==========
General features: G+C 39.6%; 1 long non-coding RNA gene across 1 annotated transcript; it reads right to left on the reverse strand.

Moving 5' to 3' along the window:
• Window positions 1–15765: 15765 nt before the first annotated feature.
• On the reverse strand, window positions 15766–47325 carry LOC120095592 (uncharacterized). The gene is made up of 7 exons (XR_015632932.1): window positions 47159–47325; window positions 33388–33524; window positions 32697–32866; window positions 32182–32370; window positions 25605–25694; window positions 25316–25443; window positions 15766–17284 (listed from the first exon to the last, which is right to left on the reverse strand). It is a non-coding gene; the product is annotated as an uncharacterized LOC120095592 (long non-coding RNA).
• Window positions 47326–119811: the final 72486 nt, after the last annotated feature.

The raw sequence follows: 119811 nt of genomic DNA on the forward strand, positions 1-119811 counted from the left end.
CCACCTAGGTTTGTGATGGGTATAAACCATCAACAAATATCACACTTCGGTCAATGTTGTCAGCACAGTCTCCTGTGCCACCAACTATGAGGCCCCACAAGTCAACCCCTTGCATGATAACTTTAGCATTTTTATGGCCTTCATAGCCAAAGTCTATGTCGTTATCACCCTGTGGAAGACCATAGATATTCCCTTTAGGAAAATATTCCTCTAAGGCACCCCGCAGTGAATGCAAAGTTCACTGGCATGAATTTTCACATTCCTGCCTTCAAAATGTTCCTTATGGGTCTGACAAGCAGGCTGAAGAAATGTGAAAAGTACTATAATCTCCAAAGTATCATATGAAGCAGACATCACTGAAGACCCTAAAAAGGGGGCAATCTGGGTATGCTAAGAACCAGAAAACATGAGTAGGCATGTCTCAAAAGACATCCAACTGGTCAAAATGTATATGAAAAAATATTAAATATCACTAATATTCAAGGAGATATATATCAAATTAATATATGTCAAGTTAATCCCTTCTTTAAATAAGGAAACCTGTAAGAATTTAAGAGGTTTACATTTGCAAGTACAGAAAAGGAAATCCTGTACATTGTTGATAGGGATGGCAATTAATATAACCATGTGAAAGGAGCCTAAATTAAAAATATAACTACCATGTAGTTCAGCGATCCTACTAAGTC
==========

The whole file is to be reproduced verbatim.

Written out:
General features: G+C 39.6%; 1 long non-coding RNA gene across 1 annotated transcript; it reads right to left on the reverse strand.

Moving 5' to 3' along the window:
• Window positions 1–15765: 15765 nt before the first annotated feature.
• On the reverse strand, window positions 15766–47325 carry LOC120095592 (uncharacterized). The gene is made up of 7 exons (XR_015632932.1): window positions 47159–47325; window positions 33388–33524; window positions 32697–32866; window positions 32182–32370; window positions 25605–25694; window positions 25316–25443; window positions 15766–17284 (listed from the first exon to the last, which is right to left on the reverse strand). It is a non-coding gene; the product is annotated as an uncharacterized LOC120095592 (long non-coding RNA).
• Window positions 47326–119811: the final 72486 nt, after the last annotated feature.

The raw sequence follows: 119811 nt of genomic DNA on the forward strand, positions 1-119811 counted from the left end.
CCACCTAGGTTTGTGATGGGTATAAACCATCAACAAATATCACACTTCGGTCAATGTTGTCAGCACAGTCTCCTGTGCCACCAACTATGAGGCCCCACAAGTCAACCCCTTGCATGATAACTTTAGCATTTTTATGGCCTTCATAGCCAAAGTCTATGTCGTTATCACCCTGTGGAAGACCATAGATATTCCCTTTAGGAAAATATTCCTCTAAGGCACCCCGCAGTGAATGCAAAGTTCACTGGCATGAATTTTCACATTCCTGCCTTCAAAATGTTCCTTATGGGTCTGACAAGCAGGCTGAAGAAATGTGAAAAGTACTATAATCTCCAAAGTATCATATGAAGCAGACATCACTGAAGACCCTAAAAAGGGGGCAATCTGGGTATGCTAAGAACCAGAAAACATGAGTAGGCATGTCTCAAAAGACATCCAACTGGTCAAAATGTATATGAAAAAATATTAAATATCACTAATATTCAAGGAGATATATATCAAATTAATATATGTCAAGTTAATCCCTTCTTTAAATAAGGAAACCTGTAAGAATTTAAGAGGTTTACATTTGCAAGTACAGAAAAGGAAATCCTGTACATTGTTGATAGGGATGGCAATTAATATAACCATGTGAAAGGAGCCTAAATTAAAAATATAACTACCATGTAGTTCAGCGATCCTACTAAGTC